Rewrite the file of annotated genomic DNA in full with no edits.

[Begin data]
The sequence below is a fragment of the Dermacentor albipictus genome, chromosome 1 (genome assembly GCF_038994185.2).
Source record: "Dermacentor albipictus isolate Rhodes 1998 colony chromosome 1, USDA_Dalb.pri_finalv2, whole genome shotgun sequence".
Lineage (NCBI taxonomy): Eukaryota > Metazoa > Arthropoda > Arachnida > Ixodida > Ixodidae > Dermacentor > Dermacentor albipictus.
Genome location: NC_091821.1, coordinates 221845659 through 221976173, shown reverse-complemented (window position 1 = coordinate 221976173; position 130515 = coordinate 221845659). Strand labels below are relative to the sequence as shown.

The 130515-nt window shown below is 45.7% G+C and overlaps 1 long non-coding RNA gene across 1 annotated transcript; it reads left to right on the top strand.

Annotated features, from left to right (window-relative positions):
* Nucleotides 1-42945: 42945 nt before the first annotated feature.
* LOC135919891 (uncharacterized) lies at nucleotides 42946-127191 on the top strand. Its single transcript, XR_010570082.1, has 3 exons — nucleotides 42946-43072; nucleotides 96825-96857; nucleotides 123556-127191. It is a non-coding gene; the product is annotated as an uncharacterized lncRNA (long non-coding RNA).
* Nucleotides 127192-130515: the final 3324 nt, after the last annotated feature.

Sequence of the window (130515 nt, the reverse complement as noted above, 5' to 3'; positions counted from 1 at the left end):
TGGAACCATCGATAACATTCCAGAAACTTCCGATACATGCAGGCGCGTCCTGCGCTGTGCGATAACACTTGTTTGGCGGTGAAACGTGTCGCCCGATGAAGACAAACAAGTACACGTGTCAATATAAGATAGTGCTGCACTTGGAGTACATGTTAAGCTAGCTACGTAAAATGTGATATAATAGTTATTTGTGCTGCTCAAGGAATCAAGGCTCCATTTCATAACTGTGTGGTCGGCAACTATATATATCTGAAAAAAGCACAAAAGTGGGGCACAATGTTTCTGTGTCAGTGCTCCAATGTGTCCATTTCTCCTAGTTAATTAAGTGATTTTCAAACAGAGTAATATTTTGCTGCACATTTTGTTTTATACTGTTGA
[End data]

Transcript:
The sequence below is a fragment of the Dermacentor albipictus genome, chromosome 1 (genome assembly GCF_038994185.2).
Source record: "Dermacentor albipictus isolate Rhodes 1998 colony chromosome 1, USDA_Dalb.pri_finalv2, whole genome shotgun sequence".
Lineage (NCBI taxonomy): Eukaryota > Metazoa > Arthropoda > Arachnida > Ixodida > Ixodidae > Dermacentor > Dermacentor albipictus.
Genome location: NC_091821.1, coordinates 221845659 through 221976173, shown reverse-complemented (window position 1 = coordinate 221976173; position 130515 = coordinate 221845659). Strand labels below are relative to the sequence as shown.

The 130515-nt window shown below is 45.7% G+C and overlaps 1 long non-coding RNA gene across 1 annotated transcript; it reads left to right on the top strand.

Annotated features, from left to right (window-relative positions):
* Nucleotides 1-42945: 42945 nt before the first annotated feature.
* LOC135919891 (uncharacterized) lies at nucleotides 42946-127191 on the top strand. Its single transcript, XR_010570082.1, has 3 exons — nucleotides 42946-43072; nucleotides 96825-96857; nucleotides 123556-127191. It is a non-coding gene; the product is annotated as an uncharacterized lncRNA (long non-coding RNA).
* Nucleotides 127192-130515: the final 3324 nt, after the last annotated feature.

Sequence of the window (130515 nt, the reverse complement as noted above, 5' to 3'; positions counted from 1 at the left end):
TGGAACCATCGATAACATTCCAGAAACTTCCGATACATGCAGGCGCGTCCTGCGCTGTGCGATAACACTTGTTTGGCGGTGAAACGTGTCGCCCGATGAAGACAAACAAGTACACGTGTCAATATAAGATAGTGCTGCACTTGGAGTACATGTTAAGCTAGCTACGTAAAATGTGATATAATAGTTATTTGTGCTGCTCAAGGAATCAAGGCTCCATTTCATAACTGTGTGGTCGGCAACTATATATATCTGAAAAAAGCACAAAAGTGGGGCACAATGTTTCTGTGTCAGTGCTCCAATGTGTCCATTTCTCCTAGTTAATTAAGTGATTTTCAAACAGAGTAATATTTTGCTGCACATTTTGTTTTATACTGTTGA